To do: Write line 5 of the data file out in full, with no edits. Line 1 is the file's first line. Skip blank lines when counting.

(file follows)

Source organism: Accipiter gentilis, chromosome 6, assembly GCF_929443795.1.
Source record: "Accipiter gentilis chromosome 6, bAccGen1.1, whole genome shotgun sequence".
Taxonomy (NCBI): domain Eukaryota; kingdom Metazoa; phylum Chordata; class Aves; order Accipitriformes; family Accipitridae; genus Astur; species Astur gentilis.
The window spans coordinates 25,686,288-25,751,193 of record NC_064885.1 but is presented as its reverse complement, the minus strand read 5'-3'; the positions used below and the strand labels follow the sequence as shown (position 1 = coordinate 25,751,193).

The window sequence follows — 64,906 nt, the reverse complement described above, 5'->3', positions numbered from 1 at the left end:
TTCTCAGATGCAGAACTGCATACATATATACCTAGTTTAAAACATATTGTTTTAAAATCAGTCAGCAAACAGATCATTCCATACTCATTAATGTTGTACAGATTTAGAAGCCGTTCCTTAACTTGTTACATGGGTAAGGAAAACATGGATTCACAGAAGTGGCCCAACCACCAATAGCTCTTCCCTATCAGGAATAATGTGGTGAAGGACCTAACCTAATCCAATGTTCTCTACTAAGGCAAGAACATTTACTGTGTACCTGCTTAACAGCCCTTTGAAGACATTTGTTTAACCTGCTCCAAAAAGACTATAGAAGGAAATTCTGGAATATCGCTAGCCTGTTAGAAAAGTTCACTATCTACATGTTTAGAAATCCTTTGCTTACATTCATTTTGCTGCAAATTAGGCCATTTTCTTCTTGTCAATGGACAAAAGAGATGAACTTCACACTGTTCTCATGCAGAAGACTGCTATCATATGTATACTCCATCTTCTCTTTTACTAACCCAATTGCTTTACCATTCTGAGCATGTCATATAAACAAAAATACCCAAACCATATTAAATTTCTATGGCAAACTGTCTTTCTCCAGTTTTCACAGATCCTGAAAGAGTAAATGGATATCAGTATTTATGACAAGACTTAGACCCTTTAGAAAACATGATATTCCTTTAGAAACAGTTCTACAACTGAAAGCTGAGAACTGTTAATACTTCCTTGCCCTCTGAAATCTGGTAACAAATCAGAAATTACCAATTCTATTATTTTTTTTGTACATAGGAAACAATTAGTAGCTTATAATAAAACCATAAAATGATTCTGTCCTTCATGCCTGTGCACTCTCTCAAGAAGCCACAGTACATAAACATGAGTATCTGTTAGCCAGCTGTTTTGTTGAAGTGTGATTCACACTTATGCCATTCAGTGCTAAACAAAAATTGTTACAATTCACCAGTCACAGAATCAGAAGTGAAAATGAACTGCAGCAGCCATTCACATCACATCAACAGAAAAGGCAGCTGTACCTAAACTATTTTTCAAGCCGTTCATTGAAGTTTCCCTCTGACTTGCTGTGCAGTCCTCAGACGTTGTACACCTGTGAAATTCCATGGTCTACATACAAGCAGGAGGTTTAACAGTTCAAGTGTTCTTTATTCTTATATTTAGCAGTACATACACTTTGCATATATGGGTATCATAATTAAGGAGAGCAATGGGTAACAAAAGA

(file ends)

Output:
The window sequence follows — 64,906 nt, the reverse complement described above, 5'->3', positions numbered from 1 at the left end: